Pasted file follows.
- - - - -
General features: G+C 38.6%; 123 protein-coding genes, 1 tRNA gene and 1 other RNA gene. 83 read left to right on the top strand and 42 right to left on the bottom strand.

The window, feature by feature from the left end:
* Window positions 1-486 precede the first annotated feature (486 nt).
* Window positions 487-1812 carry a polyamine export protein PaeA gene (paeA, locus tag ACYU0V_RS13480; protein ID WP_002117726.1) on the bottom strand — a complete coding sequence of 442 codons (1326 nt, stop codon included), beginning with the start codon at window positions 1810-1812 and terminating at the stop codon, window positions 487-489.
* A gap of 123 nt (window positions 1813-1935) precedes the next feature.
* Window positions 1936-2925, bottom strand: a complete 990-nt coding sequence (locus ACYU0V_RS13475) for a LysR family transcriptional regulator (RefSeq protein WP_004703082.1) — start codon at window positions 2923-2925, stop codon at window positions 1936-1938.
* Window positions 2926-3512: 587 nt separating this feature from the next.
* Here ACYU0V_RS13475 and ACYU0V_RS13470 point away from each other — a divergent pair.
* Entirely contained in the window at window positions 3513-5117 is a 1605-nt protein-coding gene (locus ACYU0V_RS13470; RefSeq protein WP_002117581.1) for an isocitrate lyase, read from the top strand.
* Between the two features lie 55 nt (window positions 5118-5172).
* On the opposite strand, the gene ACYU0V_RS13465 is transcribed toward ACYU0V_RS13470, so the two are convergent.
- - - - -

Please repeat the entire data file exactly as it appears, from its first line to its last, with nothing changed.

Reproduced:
General features: G+C 38.6%; 123 protein-coding genes, 1 tRNA gene and 1 other RNA gene. 83 read left to right on the top strand and 42 right to left on the bottom strand.

The window, feature by feature from the left end:
* Window positions 1-486 precede the first annotated feature (486 nt).
* Window positions 487-1812 carry a polyamine export protein PaeA gene (paeA, locus tag ACYU0V_RS13480; protein ID WP_002117726.1) on the bottom strand — a complete coding sequence of 442 codons (1326 nt, stop codon included), beginning with the start codon at window positions 1810-1812 and terminating at the stop codon, window positions 487-489.
* A gap of 123 nt (window positions 1813-1935) precedes the next feature.
* Window positions 1936-2925, bottom strand: a complete 990-nt coding sequence (locus ACYU0V_RS13475) for a LysR family transcriptional regulator (RefSeq protein WP_004703082.1) — start codon at window positions 2923-2925, stop codon at window positions 1936-1938.
* Window positions 2926-3512: 587 nt separating this feature from the next.
* Here ACYU0V_RS13475 and ACYU0V_RS13470 point away from each other — a divergent pair.
* Entirely contained in the window at window positions 3513-5117 is a 1605-nt protein-coding gene (locus ACYU0V_RS13470; RefSeq protein WP_002117581.1) for an isocitrate lyase, read from the top strand.
* Between the two features lie 55 nt (window positions 5118-5172).
* On the opposite strand, the gene ACYU0V_RS13465 is transcribed toward ACYU0V_RS13470, so the two are convergent.